What Will the Hotel of the Future Look Like?
This industry competition asks participants to design innovative spaces to stay.
From a rooftop to the rails, the hotel of the future looks like it will be busting out of the box.
Radical Innovation, a competition for designers, hoteliers, and students in the travel and hospitality industries, recently announced the finalists for its 13th annual edition. The concepts by Danny Forster & Architecture, SB Architects, and Cooper Carry were selected from nearly 50 entries from more than 20 countries based on creativity and design, as well as their potential feasibility and ability to impact the industry.
The three firms will compete in a live pitch presentation at the New Museum in New York in October. Following that, the audience will vote to determine the grand-prize winner of $10,000 and the runner-up prize of $5,000. Plus the finalists will have the chance to meet with industry experts.
But guests won’t have to wait long to experience some of these innovative designs. One of the entries, the world's tallest modular hotel by Danny Forster & Architecture in New York, will soon be the new AC by Marriott, which is slated to open in New York’s NoMad neighborhood in early 2020.
Rendering: Courtesy of Danny Forster & ArchitectureModular construction means that a large portion of the hotel is being built off site in modules that are transported and assembled on site. The tallest example right now is New York’s CitizenM hotel. Photo: Michal LichtanskiEighty percent of the Marriott property’s square footage will be shipped in—even the art— from Poland, with the help of virtual-reality software and off-site quality control that streamlines the process.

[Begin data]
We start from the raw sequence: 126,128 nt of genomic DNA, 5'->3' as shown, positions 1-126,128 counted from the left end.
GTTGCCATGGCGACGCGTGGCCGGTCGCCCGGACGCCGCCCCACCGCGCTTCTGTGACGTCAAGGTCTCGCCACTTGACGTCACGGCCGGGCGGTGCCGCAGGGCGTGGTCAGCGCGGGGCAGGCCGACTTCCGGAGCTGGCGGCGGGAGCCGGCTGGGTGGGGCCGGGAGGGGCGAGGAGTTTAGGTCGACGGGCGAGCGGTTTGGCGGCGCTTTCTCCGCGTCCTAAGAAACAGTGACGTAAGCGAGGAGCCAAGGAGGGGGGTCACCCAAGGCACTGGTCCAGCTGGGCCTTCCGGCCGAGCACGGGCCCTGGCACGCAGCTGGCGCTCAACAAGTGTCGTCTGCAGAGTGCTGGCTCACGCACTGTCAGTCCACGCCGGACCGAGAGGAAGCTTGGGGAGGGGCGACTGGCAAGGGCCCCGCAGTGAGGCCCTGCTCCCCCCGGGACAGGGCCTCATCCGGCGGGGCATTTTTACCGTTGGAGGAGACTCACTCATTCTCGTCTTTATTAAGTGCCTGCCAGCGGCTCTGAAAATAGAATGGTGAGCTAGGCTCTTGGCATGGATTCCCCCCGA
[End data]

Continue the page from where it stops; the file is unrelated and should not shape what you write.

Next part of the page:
The architecture firm and its tech partner patented technology that trains 3-D cameras on each module at five different points in the construction process, so that clients, contractors, and architects can keep an eye on what’s being built. It also syncs those images to the VR plans, so off-site stakeholders and on-site factory workers can compare what a module looks like at a particular stage to what it should look like.
Rendering: Courtesy of Cooper CarryAnother yet-to-be-developed concept, from Cooper Carry in New York, also employs modular construction techniques in an effort to fill underutilized spaces. The Rendering: Courtesy of Cooper Carryvision is that collapsible, modular units that are flexible and adaptable would fill those empty in-between spaces found among buildings, parking lots, and parks, with the ability to swell and shrink as needed. For example, the units could be used to build a pop-up hotel in a remote area.
“We see a lot of proposals that show a creative use of space. In the last several years, we have seen a total shift away from the hotel as a traditional rectangular building,” said John Hardy, president and C.E.O. of the John Hardy Group, which founded the Radical Innovation competition and community. “Take our Rooftop Garden concept for example. It puts guests on rooftops across all cities around the world. You don't even need to stay in the building anymore.”
Rendering: Courtesy of Ruslan Mannapov and Airat ZaidullinFrom rooftops to railways, the hospitality concept from SB Architects in San Francisco aims to repurpose the American West’s defunct passenger rail lines. By building off the existing infrastructure, the train route would become immersive, allowing guests to get off at each stop onto a platform-style hotel room and take part in outdoor adventures, wellness activities, and dining options.
“We've already seen the connected hotels and the lobby/living rooms that function like co-working spaces,” Hardy said. Now “we're seeing a greater need to explore the farthest corners of the globe and space to have meaningful new experiences that surprise and delight us.”
Rendering: Courtesy of SB Architects